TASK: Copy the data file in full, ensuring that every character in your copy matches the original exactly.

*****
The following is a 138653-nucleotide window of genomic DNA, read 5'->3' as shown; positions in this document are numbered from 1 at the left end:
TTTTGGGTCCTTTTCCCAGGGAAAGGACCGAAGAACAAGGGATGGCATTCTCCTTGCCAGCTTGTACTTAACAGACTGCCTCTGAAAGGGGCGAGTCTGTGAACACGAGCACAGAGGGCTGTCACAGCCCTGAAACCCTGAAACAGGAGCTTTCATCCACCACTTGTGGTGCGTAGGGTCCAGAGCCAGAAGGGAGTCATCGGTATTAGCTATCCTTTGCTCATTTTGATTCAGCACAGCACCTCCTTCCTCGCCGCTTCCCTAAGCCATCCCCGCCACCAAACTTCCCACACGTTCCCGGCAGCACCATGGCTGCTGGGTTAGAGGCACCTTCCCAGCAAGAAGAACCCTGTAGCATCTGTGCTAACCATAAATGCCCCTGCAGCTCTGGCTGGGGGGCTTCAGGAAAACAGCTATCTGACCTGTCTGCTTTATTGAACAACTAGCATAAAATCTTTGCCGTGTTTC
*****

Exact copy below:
The following is a 138653-nucleotide window of genomic DNA, read 5'->3' as shown; positions in this document are numbered from 1 at the left end:
TTTTGGGTCCTTTTCCCAGGGAAAGGACCGAAGAACAAGGGATGGCATTCTCCTTGCCAGCTTGTACTTAACAGACTGCCTCTGAAAGGGGCGAGTCTGTGAACACGAGCACAGAGGGCTGTCACAGCCCTGAAACCCTGAAACAGGAGCTTTCATCCACCACTTGTGGTGCGTAGGGTCCAGAGCCAGAAGGGAGTCATCGGTATTAGCTATCCTTTGCTCATTTTGATTCAGCACAGCACCTCCTTCCTCGCCGCTTCCCTAAGCCATCCCCGCCACCAAACTTCCCACACGTTCCCGGCAGCACCATGGCTGCTGGGTTAGAGGCACCTTCCCAGCAAGAAGAACCCTGTAGCATCTGTGCTAACCATAAATGCCCCTGCAGCTCTGGCTGGGGGGCTTCAGGAAAACAGCTATCTGACCTGTCTGCTTTATTGAACAACTAGCATAAAATCTTTGCCGTGTTTC